Taiwan New Kinpo Group expanding printer capacity in China despite trade row
TAIPEI, NNA – Taiwanese electronics manufacturer New Kinpo Group will double printer output in China with an additional 13 million units per year even while many Taiwanese enterprises turn to Southeast Asia as the U.S.-China trade war drags on.
The group has invested 10 billion yuan ($1.45 billion) in a 437,335 new square-meter complex in Yueyang city in Hunan province to manufacture HP Inc.’s inkjet printers partly because it could qualify for a tariff exemption or reduction. The plant was officially unveiled on Jan. 3 and is expected to reach full operation in the end of 2020, with a planned staff up to 15,000 people, company officials said.
“We are still growing, and Yueyang is one among our many planned expansions, including those in Southeast Asia,” Chairman Rock Hsu told reporters before a factory unveiling ceremony in Hunan.
Exports from China to Southeast Asian countries are eligible for tariff reduction or exemption under the pan-Asian Regional Comprehensive Economic Partnership agreement trade liberalization deal —another reason to stay in China, Hsu said.
The partnership involving mainly China and the 10-member Association of Southeast Asian Nations (ASEAN) proposes to “eliminate tariff and non-tariff barrier on substantially all trade in goods in order to establish a free trade area among the parties.” Leaders from China and ASEAN made progress in November toward signing the deal.
About 90 million printers ship around the world every year, per New Kinpo Group data. The market has the potential to grow 2.4 percent this year and expand by another $6.91 billion through 2024, research and advisory company Technavio forecasts.
New Kinpo Group is also building a separate 799,999-square-meter complex in Hunan province with the domestic smartphone brand Huawei. The site is expected to be finished by the end of 2020 with shipments to begin next year, the company officials said.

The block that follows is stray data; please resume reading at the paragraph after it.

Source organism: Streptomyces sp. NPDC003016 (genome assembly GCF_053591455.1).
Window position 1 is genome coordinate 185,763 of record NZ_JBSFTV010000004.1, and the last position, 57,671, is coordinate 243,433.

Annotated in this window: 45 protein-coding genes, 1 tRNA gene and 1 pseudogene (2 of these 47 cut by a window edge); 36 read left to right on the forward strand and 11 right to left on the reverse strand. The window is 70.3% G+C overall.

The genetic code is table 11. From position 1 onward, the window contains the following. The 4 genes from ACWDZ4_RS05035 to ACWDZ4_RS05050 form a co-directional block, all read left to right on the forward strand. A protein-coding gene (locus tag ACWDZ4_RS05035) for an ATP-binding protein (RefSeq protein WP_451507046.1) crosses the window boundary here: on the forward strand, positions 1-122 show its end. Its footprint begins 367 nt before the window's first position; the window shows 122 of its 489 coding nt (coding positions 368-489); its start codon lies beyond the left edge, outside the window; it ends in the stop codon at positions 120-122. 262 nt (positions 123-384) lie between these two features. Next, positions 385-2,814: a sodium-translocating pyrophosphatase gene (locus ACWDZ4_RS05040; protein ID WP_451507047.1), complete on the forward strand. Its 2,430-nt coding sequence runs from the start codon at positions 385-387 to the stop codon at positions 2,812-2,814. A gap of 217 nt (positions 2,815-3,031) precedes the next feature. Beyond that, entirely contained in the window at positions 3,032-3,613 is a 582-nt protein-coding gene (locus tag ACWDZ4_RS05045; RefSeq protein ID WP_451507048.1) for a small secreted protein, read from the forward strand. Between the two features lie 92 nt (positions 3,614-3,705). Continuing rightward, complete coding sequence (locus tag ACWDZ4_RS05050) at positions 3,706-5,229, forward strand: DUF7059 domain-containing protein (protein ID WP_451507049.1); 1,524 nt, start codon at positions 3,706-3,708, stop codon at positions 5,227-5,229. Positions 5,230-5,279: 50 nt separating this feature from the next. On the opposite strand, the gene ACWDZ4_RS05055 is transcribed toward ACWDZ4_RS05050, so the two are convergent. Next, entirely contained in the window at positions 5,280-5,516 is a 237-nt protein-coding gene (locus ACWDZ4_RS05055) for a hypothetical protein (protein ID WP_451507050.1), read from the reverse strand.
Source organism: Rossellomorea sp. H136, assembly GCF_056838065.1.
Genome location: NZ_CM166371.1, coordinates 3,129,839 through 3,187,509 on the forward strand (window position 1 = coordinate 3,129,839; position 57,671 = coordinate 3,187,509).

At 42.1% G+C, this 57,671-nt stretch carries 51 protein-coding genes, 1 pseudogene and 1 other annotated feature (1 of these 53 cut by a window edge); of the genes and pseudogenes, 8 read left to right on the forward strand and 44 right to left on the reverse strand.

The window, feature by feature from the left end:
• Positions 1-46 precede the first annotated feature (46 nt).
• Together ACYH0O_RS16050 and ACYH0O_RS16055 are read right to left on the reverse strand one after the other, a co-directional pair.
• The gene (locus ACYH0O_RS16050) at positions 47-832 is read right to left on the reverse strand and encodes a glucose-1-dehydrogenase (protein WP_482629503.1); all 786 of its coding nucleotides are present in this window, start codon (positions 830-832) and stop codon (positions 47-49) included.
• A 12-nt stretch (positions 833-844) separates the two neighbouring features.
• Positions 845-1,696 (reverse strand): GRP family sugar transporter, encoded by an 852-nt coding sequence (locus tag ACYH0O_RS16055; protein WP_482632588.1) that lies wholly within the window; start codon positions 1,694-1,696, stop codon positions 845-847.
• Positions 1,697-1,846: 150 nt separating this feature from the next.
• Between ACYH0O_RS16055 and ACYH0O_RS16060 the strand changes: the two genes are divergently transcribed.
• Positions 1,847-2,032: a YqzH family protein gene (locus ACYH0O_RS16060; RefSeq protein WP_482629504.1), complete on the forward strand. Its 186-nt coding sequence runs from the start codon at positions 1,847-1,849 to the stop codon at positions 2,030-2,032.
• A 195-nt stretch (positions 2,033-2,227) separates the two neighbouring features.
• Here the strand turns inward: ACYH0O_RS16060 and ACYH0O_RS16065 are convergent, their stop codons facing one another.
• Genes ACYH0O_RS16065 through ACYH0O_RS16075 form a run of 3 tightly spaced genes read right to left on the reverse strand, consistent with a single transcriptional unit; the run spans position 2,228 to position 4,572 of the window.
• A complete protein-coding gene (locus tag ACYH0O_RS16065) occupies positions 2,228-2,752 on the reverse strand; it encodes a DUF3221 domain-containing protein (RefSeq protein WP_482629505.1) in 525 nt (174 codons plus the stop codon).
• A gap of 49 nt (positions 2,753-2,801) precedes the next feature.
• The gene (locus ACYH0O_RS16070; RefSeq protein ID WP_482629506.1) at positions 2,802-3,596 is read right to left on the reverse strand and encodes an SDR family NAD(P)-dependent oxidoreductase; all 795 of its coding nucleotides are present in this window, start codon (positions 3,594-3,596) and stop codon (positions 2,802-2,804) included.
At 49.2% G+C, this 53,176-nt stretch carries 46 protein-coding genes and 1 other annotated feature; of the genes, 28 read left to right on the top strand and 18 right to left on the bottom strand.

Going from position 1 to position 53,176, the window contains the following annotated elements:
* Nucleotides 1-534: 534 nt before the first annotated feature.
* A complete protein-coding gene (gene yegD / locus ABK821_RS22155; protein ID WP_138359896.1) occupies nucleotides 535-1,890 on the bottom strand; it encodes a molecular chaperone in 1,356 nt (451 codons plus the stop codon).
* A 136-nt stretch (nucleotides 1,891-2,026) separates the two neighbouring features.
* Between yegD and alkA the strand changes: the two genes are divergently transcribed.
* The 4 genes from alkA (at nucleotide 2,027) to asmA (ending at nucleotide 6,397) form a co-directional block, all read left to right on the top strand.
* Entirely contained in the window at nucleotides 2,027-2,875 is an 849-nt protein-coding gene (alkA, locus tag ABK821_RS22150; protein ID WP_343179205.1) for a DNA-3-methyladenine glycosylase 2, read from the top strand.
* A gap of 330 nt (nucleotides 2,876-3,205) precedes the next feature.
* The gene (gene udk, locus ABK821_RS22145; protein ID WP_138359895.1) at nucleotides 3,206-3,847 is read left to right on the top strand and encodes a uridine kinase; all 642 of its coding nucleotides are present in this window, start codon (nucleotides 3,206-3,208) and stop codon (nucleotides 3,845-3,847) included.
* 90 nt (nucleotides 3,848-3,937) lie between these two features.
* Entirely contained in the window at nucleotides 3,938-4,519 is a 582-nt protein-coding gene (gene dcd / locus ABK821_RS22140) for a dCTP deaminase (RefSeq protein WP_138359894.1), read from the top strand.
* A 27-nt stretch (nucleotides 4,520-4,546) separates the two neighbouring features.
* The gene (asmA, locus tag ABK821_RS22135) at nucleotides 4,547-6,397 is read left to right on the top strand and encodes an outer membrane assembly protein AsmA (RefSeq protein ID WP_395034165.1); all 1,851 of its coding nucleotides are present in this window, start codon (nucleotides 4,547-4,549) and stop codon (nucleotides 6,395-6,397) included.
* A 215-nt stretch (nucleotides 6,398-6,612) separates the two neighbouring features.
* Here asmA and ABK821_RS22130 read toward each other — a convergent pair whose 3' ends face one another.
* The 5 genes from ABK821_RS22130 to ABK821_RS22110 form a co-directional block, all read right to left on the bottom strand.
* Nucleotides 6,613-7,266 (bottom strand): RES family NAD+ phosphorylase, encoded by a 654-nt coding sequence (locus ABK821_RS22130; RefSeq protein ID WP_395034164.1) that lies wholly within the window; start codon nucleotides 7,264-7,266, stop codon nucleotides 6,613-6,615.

In its initial phase, the factory for Huawei primarily fill orders for 4G base station-related devices and do 5G gear as the supply chain takes shape along with updated technologies, they said.
The Yueyang plant also marks a migration away from two original costal bases to spots further inland, where costs are cheaper. “We will continue manufacturing and assembling products, but will not expand scale there,” Hsu said, referring to the coastal sites. Yueyang will become the new China headquarters, a hub also for research and development work such as robotics, he said.
Hunan attracted the investor because of talent available among its 70 million people, transportation conveniences and provincial government support, he said.
Many Taiwanese companies, especially in manufacturing, have been locating bases in Southeast Asia to avoid any fallout from the U.S.-China trade row.
The number of overall investment projects in Southeast Asia from Taiwan during the first 11 months of last year hit a record high at 234, totaling $2.3 billion. Most of that capital reached Vietnam, Singapore, and Thailand in sectors such as electronic parts, data from Taiwan’s Ministry of Economic Affairs show.
New Kinpo Group will continue to expand in Southeast Asia, where it has been operating for decades, to meet demand from clients hoping to avoid tariffs imposed by the United States on exports from China, the 76-year-old founding chairman said.
The trade dispute that broke out between the world’s two largest economies in March 2018 has led to U.S. tariffs on $550 billion worth of exports from China shipped to the United States.
New Kinpo Group’s Thailand capacity is expected to double this year from its 2018 levels while its Philippines capacity goes up 20 percent, according to the company officials.